If the Phillies were to get DeRosa, it's expected they would use him at second base until Chase Utley is healthy, and then possibly as part of a group that would replace Pat Burrell in left field.

Category: MLB
Posted on: October 4, 2008 12:51 pm

The marathon vs. the sprint

As he tried to explain what's happening to the Cubs, Mark DeRosa said the other day: "We were the best team in the marathon. We need to be the best team in the sprint."

DeRosa got it right. In the wild-card era, history shows that the best team in the 162-game marathon often can't make it through the one-month October sprint.

In fact, in the 13 years of the three-tier playoff system, only three times has the team with the National League's best 162-game record represented the NL in the World Series. The Braves did the double in '95 and '96, and the Cardinals made it in '04.

Meanwhile, the "best team" has been knocked out in the first round four times.

The story is a little different in the American League, where six "best teams" have made it to the World Series in 13 years (counting the '07 Red Sox, who tied for the best record with the Indians). But even there, four "best teams" have lost in the very first round.

Who knows why this is true? Maybe it's that a short series is too much of a crapshoot. Maybe it's that the "best team" is often the first to clinch (as the Angels and Cubs were this year), and loses its edge through too many meaningless games leading up to the playoffs.

It is unusual for the team with the best record to exit the playoffs in a three-game sweep, which both the Cubs and Angels are in danger of doing. It has happened, but only twice. The 2000 White Sox (95-67) were swept by the Mariners, and the 2001 Astros (who tied for the best record at 93-69) were swept by the Braves.

As for a 100-win team like the Angels losing in the first round, that's surprisingly common. The Angels would be the ninth 100-win team in the last 11 years to fail to make it out of the first round.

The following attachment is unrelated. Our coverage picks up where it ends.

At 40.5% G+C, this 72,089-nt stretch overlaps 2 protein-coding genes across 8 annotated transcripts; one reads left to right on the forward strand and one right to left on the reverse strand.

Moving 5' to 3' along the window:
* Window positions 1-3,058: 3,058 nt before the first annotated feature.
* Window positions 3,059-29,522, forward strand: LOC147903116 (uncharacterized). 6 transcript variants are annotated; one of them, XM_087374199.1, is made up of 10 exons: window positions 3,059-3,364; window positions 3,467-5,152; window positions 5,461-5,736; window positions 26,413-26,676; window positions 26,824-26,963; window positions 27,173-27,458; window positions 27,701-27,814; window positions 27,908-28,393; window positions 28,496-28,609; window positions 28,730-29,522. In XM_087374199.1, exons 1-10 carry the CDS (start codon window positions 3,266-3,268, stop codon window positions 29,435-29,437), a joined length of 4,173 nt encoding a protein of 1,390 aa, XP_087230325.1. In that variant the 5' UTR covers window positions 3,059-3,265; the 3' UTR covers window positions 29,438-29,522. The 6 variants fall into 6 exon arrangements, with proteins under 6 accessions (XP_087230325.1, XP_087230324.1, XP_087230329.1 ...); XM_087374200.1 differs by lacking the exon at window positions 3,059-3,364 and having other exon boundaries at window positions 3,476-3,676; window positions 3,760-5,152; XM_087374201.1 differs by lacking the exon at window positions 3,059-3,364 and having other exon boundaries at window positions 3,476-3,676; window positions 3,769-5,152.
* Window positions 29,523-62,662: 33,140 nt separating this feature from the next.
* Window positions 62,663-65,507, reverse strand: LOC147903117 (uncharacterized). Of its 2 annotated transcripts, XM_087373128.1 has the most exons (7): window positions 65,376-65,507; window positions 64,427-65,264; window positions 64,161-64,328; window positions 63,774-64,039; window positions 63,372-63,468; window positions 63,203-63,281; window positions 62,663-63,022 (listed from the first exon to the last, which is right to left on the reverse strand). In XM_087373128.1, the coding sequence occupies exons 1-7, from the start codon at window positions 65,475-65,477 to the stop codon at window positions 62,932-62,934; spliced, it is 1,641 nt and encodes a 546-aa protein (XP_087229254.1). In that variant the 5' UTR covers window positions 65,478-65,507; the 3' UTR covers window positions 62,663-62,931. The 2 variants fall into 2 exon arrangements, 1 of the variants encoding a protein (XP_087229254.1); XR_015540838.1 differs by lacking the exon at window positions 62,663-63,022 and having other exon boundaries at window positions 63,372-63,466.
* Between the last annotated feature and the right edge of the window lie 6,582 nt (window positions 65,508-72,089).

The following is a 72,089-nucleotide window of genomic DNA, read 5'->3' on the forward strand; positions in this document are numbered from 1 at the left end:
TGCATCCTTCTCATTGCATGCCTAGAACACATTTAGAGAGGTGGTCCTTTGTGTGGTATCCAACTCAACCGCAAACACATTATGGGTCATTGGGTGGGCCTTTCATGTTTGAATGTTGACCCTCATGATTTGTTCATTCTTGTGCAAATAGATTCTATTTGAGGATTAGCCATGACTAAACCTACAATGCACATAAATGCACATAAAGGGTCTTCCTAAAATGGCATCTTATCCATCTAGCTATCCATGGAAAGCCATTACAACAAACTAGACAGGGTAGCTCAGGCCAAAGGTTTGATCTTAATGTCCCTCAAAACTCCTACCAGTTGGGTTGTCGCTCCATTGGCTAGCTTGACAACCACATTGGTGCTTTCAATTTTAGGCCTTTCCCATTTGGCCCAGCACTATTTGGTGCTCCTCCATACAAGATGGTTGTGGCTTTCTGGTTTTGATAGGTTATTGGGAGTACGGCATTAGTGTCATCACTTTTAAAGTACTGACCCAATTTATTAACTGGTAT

Posted on: October 2, 2008 8:34 pm
Edited on: October 2, 2008 9:20 pm

Nervous times at Wrigley

it's OK for us to say that the Cubs have to win tonight to have a chance in the National League Division Series against the Dodgers.

It's a little shocking to hear one of the Cubs say it.

"I think it's pretty do-or-die," Mark DeRosa said this afternoon. "You don't want to get on a 4 1/2-hour plane ride down 0-2."

Let's think about this for a moment. The Cubs would seem to have an edge with Rich Harden against Hiroki Kuroda in Game 3. They wouldn't feel bad with Ted Lilly against Derek Lowe on short rest in Game 4. And if they won two in LA, wouldn't they feel pretty good about having Game 5 back at Wrigley?

Maybe so, but not if the Cubs really believe that Game 2 is do-or-die.

"I think it would be a huge advantage for the Dodgers, but do-or-die?" manager Lou Piniella said. "If we lose tonight, well, might as well just stay home and forfeit the game in Los Angeles. I don't see us doing that."

Incidentally, in Game 1 Wednesday and before the game tonight, there's been none of the buzz that there was at Wrigley in the 2003 playoffs or even in the regular season this year (and nothing like the buzz there was at U.S. Cellular Field for White Sox-Twins on Tuesday). Hard to say why, but you wonder if some of the Cubs fans have just assumed this team was headed for the World Series, and looked at this series as nothing but the prelims.

Category: MLB